The Mudcat Café TM
Thread #122362   Message #2683484
Posted By: Q (Frank Staplin)
19-Jul-09 - 05:02 PM
Thread Name: Ship Margaret Evans, songs
Subject: RE: Ship Margaret Evans, songs
Odum- a short extract from the above- "...the songs with the accompanying music have become the property of the negroes, in their present rendition, regardless of their sources or usage elsewhere."
Odum was writing of his collections c. 1900.

"Clear the Track" clearly belongs to the music hall-minstrel period of the 1840s, as does the word bullgine. Although using black stereotypes as a basis for their humor, the performers of that time were white, mostly American but many from England, and some from Australia. Their inspiration came largely from the news or topics of the day. The stereotypes often served to defuse adverse reaction to their message, which often was sharp needling of the politicians and events of the day.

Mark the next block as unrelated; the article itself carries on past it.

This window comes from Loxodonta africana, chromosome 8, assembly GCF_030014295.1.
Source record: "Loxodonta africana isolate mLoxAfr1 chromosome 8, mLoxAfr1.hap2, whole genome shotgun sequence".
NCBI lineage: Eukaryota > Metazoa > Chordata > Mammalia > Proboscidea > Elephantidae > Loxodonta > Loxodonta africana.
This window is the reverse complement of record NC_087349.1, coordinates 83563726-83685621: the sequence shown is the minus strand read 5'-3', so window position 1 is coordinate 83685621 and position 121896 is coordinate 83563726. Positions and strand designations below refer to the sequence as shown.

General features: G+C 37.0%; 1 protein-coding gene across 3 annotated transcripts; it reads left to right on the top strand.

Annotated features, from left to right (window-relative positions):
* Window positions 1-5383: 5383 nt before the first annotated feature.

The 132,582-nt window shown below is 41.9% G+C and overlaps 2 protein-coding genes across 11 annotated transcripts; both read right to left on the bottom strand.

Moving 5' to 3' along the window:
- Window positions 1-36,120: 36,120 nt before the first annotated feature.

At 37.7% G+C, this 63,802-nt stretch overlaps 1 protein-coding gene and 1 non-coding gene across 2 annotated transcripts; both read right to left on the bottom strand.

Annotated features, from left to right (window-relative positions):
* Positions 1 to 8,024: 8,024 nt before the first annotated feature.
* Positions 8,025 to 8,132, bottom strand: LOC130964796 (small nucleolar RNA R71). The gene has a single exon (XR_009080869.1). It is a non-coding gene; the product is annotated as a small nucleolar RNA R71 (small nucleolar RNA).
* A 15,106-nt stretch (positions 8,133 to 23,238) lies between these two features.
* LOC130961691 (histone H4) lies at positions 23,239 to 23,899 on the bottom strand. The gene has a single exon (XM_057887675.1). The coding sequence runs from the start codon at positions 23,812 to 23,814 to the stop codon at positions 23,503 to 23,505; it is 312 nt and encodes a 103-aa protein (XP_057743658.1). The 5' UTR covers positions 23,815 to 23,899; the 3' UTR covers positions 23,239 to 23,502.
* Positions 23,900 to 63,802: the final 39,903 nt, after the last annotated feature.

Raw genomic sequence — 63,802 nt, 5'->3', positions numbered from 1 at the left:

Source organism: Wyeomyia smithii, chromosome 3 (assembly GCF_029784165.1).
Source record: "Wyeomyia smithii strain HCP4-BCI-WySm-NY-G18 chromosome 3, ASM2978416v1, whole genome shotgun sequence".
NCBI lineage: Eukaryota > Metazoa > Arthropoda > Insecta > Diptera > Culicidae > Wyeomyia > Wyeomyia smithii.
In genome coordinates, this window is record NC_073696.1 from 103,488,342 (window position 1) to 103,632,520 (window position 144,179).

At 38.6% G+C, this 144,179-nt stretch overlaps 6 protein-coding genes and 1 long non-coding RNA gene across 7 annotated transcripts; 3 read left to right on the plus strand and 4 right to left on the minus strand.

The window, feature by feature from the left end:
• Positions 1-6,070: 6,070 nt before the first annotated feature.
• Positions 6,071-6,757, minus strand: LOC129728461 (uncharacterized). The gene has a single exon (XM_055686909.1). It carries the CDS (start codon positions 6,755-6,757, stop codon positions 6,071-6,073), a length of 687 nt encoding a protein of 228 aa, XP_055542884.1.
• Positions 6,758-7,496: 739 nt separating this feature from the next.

Bullgine has been in use over a long period- not only by railroaders and sailors. By railroaders in 1849 "Cars ran off the track- smashed the bulgine"; 1855 "Look out for the Bulgine!"; 1877 Bartlett "A cant word for a locomotive engine"; 1889 Dict. Slang "(nautical) a locomotive is so-called by sailors"; 1899 Hamlin Garland "That's the bull-gine on the Great Western"; 1911 Damon Runyon "You hear the gang when the hammers clang and the bulgines hoist away!"; 1939 Dictionary of Americanisms "His bulgine was new and shiny an' there it was with tomater ketchup all over the boiler an' the cab"; etc. (citations fuller in Lighter, Hist. Dict. American Slang).
James Joyce used the word in his classic, "Ulysses." "...ran up the jolly roger, gave three times three, let the bullgine run, pushed off in their bumboat and put to sea to recover the main of America. Which was the occasion, says Mr Vincent, of the composing by a boatswain of that rollicking chanty:
Pope Peter's but a pissabed
A man's a man for a' that."
(Now that's one to collect!)